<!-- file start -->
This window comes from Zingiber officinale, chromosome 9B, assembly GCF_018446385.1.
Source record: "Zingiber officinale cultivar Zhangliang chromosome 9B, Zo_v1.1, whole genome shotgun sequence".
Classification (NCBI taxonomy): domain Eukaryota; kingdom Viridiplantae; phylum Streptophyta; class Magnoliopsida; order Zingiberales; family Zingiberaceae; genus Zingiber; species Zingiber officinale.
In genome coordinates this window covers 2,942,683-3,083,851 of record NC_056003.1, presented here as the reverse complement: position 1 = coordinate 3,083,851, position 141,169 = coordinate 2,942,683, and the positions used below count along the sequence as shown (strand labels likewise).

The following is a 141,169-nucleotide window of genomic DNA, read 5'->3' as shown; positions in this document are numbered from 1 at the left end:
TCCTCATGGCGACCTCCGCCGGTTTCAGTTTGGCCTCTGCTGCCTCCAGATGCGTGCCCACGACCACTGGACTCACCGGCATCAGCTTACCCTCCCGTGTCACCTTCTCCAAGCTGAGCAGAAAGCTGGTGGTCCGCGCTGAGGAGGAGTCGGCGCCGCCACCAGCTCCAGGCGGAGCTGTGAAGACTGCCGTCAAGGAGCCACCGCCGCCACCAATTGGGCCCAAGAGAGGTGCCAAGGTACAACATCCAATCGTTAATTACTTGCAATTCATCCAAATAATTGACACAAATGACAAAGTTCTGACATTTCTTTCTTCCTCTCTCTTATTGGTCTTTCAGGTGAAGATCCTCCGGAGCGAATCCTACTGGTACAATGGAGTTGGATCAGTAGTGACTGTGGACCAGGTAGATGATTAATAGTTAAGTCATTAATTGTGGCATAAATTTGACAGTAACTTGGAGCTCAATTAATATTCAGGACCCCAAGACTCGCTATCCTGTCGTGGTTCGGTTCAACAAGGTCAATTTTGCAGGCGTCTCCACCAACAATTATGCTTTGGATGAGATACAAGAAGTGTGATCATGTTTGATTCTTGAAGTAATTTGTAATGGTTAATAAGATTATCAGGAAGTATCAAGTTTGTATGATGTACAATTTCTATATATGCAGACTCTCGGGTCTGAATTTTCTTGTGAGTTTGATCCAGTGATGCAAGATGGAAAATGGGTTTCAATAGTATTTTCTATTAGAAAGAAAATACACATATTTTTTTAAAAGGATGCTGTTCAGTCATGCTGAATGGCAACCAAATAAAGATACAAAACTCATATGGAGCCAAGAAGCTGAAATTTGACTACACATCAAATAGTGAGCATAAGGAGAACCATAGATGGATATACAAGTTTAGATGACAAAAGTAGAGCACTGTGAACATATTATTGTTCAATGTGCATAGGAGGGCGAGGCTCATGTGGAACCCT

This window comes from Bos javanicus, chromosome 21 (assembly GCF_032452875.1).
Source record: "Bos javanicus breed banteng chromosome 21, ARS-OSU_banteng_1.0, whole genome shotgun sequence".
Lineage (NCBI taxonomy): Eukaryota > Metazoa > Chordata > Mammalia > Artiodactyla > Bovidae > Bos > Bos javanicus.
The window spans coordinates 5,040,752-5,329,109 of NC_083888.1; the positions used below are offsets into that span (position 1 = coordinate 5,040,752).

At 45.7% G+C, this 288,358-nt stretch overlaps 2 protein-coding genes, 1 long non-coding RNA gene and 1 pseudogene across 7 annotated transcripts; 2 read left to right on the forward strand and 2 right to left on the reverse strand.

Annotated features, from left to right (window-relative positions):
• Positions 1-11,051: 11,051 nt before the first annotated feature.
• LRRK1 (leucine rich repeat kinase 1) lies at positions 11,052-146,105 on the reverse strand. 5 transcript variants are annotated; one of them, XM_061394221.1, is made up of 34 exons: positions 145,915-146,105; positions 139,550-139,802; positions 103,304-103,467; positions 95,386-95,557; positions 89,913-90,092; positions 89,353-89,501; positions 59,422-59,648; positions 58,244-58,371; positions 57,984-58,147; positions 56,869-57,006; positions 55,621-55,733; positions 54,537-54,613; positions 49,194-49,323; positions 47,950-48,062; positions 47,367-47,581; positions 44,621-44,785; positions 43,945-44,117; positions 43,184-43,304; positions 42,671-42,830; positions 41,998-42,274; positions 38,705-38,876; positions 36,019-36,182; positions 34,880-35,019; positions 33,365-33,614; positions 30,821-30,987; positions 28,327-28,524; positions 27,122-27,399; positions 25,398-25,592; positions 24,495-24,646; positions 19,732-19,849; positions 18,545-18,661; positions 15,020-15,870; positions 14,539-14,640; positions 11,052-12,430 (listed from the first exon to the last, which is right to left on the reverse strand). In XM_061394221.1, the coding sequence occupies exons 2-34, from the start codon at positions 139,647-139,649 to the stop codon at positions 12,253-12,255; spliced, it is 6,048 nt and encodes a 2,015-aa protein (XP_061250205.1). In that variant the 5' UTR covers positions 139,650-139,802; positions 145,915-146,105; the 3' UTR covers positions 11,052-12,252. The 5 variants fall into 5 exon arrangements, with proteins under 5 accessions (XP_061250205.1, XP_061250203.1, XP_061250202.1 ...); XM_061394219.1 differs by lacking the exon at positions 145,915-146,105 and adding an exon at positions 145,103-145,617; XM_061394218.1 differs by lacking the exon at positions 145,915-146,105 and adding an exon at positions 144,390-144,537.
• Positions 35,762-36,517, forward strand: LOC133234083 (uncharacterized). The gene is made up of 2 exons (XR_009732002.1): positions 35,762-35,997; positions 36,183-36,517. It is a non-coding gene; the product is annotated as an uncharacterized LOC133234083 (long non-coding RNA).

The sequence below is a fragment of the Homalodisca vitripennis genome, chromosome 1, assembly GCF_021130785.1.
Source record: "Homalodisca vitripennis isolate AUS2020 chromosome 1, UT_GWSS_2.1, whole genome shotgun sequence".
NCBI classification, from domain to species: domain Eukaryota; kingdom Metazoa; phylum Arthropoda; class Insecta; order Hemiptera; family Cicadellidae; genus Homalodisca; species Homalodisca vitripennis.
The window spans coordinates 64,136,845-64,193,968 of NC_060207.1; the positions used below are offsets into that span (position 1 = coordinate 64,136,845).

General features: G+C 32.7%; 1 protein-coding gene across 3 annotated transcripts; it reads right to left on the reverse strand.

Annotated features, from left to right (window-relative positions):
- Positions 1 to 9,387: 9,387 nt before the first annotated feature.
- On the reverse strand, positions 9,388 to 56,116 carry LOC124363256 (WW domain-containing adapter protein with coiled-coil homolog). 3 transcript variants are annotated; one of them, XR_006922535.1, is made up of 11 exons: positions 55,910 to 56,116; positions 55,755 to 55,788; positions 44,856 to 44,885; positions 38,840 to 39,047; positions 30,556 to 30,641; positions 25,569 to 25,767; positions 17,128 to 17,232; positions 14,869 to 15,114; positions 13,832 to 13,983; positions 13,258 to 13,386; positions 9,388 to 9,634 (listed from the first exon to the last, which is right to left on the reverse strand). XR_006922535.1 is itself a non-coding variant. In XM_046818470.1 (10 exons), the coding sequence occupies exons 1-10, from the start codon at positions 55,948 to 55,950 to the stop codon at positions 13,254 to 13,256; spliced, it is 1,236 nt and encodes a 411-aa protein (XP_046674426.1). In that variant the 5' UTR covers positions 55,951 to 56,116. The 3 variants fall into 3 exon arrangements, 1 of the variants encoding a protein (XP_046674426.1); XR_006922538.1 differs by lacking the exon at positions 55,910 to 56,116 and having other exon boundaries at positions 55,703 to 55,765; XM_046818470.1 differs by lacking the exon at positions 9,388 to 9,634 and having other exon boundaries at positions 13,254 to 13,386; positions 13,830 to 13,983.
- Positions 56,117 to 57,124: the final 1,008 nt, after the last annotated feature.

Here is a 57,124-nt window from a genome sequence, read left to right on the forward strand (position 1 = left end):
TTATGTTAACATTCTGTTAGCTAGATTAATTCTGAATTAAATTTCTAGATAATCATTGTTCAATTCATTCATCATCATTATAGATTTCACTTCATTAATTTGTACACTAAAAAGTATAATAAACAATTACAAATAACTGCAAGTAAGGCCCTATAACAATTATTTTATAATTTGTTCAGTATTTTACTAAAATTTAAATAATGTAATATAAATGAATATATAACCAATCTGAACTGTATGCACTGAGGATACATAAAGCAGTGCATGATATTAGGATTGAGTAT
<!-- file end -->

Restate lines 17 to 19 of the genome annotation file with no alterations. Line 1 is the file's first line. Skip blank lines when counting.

Source record: "Homalodisca vitripennis isolate AUS2020 chromosome 1, UT_GWSS_2.1, whole genome shotgun sequence".
NCBI classification, from domain to species: domain Eukaryota; kingdom Metazoa; phylum Arthropoda; class Insecta; order Hemiptera; family Cicadellidae; genus Homalodisca; species Homalodisca vitripennis.
The window spans coordinates 64,136,845-64,193,968 of NC_060207.1; the positions used below are offsets into that span (position 1 = coordinate 64,136,845).